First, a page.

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twelve books in an advertisement to his works, and in a note to the Dunciad, but did not explicitly retract the other statement. Broome could not effectively rebuke his fellow-sinner. He had, in fact, conspired with Pope to attract the public by the use of the most popular name, and could not even claim his own afterwards. He had, indeed, talked too much, according to Pope; and the poet's morality is oddly illustrated in a letter, in which he complains of Broome's indiscretion for letting out the secret; and explains that, as the facts are so far known, it would now be " unjust and dishonourable" to continue the concealment. It would be impossible to accept more frankly the theory that lying is wrong when it is found out. Meanwhile Pope's conduct to his victims or accomplices was not over-generous. He made over 35001. after paying Broome 5007. (including 1007. for notes) and Fenton 2007., that is, 50l. a book. The rate of pay was as high as the work was worth, and as much as it would fetch in the open market. The large sum was entirely due to Pope's reputation, though obtained, so far as the true authorship was concealed, upon something like false pretences. Still, we could have wished that he had been a little more liberal with his share of the plunder. A coolness ensued between the principal and his partners in consequence of these questionable dealings. Fenton seems never to have been reconciled to Pope, though they did not openly quarrel and Pope wrote a laudatory epitaph for him on his death in 1730. Broomea weaker man-though insulted by Pope in the Dunciad and the Miscellanies, accepted a reconciliation, for which Pope seems to have been eager, perhaps feeling some touch of remorse for the injuries which he had inflicted.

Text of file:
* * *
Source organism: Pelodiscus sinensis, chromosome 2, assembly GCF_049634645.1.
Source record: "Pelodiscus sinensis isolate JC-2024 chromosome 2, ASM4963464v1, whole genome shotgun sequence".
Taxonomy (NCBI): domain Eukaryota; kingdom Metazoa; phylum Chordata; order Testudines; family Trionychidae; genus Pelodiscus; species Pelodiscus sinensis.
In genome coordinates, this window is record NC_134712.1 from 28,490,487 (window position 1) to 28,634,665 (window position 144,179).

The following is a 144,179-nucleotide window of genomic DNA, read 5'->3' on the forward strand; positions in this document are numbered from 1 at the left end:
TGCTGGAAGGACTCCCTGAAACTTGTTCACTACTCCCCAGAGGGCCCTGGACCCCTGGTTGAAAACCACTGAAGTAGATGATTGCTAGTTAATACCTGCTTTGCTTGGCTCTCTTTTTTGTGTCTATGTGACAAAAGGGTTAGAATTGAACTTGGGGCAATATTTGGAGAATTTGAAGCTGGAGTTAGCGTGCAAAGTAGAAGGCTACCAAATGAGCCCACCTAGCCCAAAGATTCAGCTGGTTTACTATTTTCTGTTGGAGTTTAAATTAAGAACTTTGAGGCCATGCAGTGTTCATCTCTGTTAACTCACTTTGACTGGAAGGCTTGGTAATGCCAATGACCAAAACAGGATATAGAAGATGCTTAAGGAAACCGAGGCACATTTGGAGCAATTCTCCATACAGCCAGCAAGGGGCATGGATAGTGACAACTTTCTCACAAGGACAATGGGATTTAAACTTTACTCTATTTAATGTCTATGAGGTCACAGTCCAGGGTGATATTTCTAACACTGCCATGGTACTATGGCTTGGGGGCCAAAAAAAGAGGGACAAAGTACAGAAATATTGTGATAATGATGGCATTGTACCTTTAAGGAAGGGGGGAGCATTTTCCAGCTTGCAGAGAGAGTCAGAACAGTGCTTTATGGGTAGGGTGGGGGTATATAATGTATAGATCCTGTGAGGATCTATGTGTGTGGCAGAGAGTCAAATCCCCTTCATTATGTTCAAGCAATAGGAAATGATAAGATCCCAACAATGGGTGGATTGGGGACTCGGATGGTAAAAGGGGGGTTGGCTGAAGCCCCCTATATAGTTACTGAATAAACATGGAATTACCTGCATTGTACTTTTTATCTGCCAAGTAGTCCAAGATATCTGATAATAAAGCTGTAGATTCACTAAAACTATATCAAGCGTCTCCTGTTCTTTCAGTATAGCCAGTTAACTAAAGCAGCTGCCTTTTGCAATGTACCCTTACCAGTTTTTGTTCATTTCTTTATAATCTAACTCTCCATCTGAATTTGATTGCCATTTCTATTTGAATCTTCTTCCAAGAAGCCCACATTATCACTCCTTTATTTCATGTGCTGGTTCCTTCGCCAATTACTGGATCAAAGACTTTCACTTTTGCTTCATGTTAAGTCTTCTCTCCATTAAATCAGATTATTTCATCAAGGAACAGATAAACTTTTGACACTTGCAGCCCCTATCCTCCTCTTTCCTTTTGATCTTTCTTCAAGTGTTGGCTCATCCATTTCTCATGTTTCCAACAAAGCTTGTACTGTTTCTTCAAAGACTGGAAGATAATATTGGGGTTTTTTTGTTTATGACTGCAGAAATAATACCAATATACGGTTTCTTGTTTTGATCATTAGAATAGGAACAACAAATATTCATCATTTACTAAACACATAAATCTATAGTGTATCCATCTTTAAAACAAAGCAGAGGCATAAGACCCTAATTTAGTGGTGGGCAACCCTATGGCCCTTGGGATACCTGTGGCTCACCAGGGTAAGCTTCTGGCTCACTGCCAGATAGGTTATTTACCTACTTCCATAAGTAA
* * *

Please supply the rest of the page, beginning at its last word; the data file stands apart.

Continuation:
The shares of the three colleagues in the Odyssey are

not to be easily distinguished by internal evidence. On trying the experiment by a cursory reading I confess (though a critic does not willingly admit his fallibility) that I took some of Broome's work for Pope's, and, though closer study or an acuter perception might discriminate more accurately, I do not think that the distinction would be easy. This may be taken to confirm the common theory that Pope's versification was a mere mechanical trick. Without admitting this, it must be admitted that the external characteristics of his manner were easily caught; and that it was not hard for a clever versifier to produce something closely resembling his inferior work, especially when following the same original. But it may be added that Pope's Odyssey was really inferior to the Iliad, both because his declamatory style is more out of place in its romantic narrative, and because he was weary and languid, and glad to turn his fame to account without more labour than necessary. The Odyssey, I may say, in conclusion, led to one incidental advantage. It was criticized by Spence, a mild and cultivated scholar, who was professor of poetry at Oxford. His observations, according to Johnson, were candid, though not indicative of a powerful mind. Pope, he adds, had in Spence, the first experience of a critic "who censured with respect and praised with alacrity." Pope made Spence's acquaintance, recommended him to patrons, and was repaid by warm admiration.